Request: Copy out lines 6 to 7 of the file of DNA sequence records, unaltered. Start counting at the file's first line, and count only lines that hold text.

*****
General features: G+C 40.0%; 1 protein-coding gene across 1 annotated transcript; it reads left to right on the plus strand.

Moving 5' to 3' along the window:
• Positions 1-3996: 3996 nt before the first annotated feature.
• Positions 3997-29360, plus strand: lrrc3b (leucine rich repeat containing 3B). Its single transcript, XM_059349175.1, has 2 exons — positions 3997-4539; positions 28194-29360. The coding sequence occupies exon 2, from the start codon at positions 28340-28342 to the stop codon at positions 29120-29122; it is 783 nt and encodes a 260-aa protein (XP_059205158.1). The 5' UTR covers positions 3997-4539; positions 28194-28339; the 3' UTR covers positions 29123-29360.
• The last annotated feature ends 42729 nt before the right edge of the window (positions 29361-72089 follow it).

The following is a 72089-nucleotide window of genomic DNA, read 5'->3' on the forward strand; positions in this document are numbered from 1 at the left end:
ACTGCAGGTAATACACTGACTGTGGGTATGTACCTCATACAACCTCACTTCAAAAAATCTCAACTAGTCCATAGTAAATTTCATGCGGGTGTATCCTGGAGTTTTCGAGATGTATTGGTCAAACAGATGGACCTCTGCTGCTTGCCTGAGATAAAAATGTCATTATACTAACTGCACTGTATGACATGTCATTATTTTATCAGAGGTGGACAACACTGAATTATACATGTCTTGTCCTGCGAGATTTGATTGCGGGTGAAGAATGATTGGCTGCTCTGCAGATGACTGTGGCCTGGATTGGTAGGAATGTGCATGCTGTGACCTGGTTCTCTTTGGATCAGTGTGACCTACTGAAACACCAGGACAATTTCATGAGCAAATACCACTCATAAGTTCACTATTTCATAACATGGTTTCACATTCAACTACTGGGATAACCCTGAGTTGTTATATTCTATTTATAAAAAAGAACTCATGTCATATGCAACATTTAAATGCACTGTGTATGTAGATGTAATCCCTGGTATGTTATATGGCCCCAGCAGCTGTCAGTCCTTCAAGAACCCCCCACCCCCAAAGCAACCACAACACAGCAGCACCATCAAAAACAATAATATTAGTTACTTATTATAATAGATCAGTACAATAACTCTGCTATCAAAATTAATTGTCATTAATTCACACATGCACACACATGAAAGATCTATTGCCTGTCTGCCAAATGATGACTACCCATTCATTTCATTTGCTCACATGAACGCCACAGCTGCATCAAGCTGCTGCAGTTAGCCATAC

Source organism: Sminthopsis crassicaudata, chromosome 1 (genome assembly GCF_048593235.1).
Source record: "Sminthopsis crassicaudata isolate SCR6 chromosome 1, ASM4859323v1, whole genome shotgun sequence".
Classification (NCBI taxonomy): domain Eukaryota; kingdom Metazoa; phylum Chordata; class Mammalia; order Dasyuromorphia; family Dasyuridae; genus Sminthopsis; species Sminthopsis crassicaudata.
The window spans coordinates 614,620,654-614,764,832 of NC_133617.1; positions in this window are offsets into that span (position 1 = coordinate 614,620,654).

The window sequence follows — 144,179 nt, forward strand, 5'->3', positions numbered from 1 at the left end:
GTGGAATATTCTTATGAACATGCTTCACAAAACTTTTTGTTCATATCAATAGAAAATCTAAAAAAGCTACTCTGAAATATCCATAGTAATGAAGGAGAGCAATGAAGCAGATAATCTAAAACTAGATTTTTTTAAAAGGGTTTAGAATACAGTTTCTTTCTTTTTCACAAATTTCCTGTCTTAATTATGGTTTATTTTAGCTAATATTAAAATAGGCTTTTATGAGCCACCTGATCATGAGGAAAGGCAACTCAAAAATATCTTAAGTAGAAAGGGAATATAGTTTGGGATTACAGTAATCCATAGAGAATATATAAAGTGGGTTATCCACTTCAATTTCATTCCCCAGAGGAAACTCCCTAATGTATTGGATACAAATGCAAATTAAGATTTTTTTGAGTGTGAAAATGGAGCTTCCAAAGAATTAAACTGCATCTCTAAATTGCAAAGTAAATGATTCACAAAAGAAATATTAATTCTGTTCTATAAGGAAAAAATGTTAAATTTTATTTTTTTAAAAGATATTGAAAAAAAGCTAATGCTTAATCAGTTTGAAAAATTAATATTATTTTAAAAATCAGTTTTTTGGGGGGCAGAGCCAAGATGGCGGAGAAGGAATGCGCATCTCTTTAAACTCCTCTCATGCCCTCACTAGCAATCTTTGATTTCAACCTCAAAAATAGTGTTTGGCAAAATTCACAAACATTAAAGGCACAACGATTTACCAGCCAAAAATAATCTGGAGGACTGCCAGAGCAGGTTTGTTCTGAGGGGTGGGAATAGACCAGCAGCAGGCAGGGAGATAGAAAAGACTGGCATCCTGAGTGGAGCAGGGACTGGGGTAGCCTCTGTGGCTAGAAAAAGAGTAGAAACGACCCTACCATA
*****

The following is a 72089-nucleotide window of genomic DNA, read 5'->3' on the forward strand; positions in this document are numbered from 1 at the left end:
ACTGCAGGTAATACACTGACTGTGGGTATGTACCTCATACAACCTCACTTCAAAAAATCTCAACTAGTCCATAGTAAATTTCATGCGGGTGTATCCTGGAGTTTTCGAGATGTATTGGTCAAACAGATGGACCTCTGCTGCTTGCCTGAGATAAAAATGTCATTATACTAACTGCACTGTATGACATGTCATTATTTTATCAGAGGTGGACAACACTGAATTATACATGTCTTGTCCTGCGAGATTTGATTGCGGGTGAAGAATGATTGGCTGCTCTGCAGATGACTGTGGCCTGGATTGGTAGGAATGTGCATGCTGTGACCTGGTTCTCTTTGGATCAGTGTGACCTACTGAAACACCAGGACAATTTCATGAGCAAATACCACTCATAAGTTCACTATTTCATAACATGGTTTCACATTCAACTACTGGGATAACCCTGAGTTGTTATATTCTATTTATAAAAAAGAACTCATGTCATATGCAACATTTAAATGCACTGTGTATGTAGATGTAATCCCTGGTATGTTATATGGCCCCAGCAGCTGTCAGTCCTTCAAGAACCCCCCACCCCCAAAGCAACCACAACACAGCAGCACCATCAAAAACAATAATATTAGTTACTTATTATAATAGATCAGTACAATAACTCTGCTATCAAAATTAATTGTCATTAATTCACACATGCACACACATGAAAGATCTATTGCCTGTCTGCCAAATGATGACTACCCATTCATTTCATTTGCTCACATGAACGCCACAGCTGCATCAAGCTGCTGCAGTTAGCCATAC